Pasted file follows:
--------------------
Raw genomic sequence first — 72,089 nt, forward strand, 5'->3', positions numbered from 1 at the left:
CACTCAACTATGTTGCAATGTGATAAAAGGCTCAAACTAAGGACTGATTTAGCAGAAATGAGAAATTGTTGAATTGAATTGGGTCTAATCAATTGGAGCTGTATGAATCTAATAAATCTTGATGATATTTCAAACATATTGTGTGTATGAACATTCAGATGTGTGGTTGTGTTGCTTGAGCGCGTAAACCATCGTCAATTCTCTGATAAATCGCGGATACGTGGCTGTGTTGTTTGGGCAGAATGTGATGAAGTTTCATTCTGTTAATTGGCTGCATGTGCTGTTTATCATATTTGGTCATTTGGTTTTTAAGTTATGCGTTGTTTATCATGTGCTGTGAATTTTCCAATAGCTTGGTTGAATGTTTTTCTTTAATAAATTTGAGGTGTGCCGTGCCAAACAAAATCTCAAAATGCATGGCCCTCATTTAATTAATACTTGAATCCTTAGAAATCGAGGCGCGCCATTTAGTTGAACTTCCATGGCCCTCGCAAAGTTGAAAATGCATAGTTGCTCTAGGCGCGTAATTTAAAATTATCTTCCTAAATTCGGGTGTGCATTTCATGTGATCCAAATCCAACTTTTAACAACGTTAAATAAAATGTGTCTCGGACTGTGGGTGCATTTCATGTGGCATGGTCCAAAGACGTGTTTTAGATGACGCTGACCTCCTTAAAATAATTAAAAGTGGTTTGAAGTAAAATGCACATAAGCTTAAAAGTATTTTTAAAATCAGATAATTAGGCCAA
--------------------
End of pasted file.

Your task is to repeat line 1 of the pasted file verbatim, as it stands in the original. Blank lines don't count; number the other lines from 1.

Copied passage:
Raw genomic sequence first — 72,089 nt, forward strand, 5'->3', positions numbered from 1 at the left: